That’s it, Ozark and Bowa, the only two men to ever be named as the Manager of the Year with the Phillies. The hope now is that Girardi can put a second career Manager of the Year award in his trophy case and on his resume’ as soon as next year at this time.



Slumping Braves arrive in South Philly to face hot Phillies

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Mike Soroka takes mound for opener of key weekend series

The first-place Atlanta Braves (60-43) arrive at Citizens Bank Park for a three-game weekend series with the Philadelphia Phillies (54-48) following a Thursday off-day in the schedule for both clubs.

The Braves are struggling a bit, having dropped six of their last eight games. Meanwhile, the Phillies have come out on top in seven of their last 10 games. They have won five of six games for just the third time all season.
Despite those recent results, Atlanta still maintains control in the NL East Division standings. They are 4.5 games ahead of the second place Washington Nationals, and 5.5 ahead (five in the loss column) of the third place Phillies.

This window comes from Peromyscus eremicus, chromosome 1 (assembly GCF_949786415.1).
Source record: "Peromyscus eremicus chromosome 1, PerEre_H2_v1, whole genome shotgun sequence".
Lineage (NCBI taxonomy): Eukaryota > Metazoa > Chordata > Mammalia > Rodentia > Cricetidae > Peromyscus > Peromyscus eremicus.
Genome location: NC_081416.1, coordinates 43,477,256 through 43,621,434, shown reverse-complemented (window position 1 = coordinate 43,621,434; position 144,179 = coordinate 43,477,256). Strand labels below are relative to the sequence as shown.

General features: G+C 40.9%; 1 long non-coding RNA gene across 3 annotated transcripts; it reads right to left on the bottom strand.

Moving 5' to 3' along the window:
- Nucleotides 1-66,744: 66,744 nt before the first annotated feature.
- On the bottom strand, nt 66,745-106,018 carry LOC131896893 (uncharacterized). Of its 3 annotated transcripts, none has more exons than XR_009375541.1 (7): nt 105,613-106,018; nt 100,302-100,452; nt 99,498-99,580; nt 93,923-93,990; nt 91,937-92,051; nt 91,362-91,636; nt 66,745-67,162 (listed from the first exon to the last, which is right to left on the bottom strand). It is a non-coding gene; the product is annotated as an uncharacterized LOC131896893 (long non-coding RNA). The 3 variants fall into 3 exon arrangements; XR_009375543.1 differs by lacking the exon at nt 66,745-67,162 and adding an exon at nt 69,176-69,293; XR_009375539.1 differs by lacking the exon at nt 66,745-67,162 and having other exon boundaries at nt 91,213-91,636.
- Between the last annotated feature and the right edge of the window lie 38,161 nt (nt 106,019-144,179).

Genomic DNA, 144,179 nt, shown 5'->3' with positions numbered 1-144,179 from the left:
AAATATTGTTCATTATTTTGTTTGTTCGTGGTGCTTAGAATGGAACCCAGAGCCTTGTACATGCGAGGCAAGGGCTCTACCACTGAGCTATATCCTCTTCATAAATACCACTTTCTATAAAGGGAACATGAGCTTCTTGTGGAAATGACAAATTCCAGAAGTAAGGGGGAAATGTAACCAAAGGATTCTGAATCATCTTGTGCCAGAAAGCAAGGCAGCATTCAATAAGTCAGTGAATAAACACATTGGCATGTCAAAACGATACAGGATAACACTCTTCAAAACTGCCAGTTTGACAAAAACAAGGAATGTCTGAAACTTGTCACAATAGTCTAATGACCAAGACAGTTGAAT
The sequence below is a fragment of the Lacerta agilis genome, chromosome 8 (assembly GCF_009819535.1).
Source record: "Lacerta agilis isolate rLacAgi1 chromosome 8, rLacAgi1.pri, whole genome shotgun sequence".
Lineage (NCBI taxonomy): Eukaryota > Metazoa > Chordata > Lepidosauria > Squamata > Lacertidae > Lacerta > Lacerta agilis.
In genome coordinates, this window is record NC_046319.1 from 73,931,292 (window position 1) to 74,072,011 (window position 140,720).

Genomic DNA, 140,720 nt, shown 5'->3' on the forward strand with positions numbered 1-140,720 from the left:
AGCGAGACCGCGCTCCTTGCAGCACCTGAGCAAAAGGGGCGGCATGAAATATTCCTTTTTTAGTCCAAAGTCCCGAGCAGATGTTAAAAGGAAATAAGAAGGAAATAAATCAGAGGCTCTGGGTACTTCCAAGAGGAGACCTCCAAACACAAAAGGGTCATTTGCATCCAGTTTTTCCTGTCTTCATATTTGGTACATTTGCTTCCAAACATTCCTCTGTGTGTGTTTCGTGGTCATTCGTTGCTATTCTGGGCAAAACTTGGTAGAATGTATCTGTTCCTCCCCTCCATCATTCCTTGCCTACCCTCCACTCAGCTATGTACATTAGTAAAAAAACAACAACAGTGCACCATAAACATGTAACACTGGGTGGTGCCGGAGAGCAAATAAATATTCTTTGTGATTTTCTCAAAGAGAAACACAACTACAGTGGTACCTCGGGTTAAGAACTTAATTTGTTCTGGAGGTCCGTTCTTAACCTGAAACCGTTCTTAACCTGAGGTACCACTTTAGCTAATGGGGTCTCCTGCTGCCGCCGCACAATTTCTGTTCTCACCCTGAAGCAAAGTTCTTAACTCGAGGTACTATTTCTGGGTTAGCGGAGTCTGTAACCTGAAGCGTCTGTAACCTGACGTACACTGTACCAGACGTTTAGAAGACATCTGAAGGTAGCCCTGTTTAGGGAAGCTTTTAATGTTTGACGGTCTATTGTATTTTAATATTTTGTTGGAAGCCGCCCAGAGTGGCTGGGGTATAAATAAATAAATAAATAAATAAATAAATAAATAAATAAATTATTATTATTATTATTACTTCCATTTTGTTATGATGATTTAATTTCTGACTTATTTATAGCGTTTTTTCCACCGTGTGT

The Phillies will enter this series just one game off the pace in the race for the final NL Wildcard playoff spot. In the Friday night opener, the Phillies will be looking for a fourth straight victory for what would be the fifth time this season. They have not yet won five in a row during all of 2019. They will also be trying to win six of seven for the first time all year.
These two division rivals have already met nine times this year with the Phillies capturing five of those games. When last they met at the start of the month, the Braves took two of three in Atlanta. The hosts scored 21 runs in a pair of blowouts by 9-2 and 12-6 scores in the final two games after an Aaron Nola shutout had given the Phillies a win in that series opener.
Averaging 5.22 runs per game, the Braves are the third-most productive offense in the National League. Their collective OPS of .790 is ranked sixth in all of Major League Baseball. But during this recent eight-game struggle, Atlanta’s offense has averaged only 3.375 runs per game.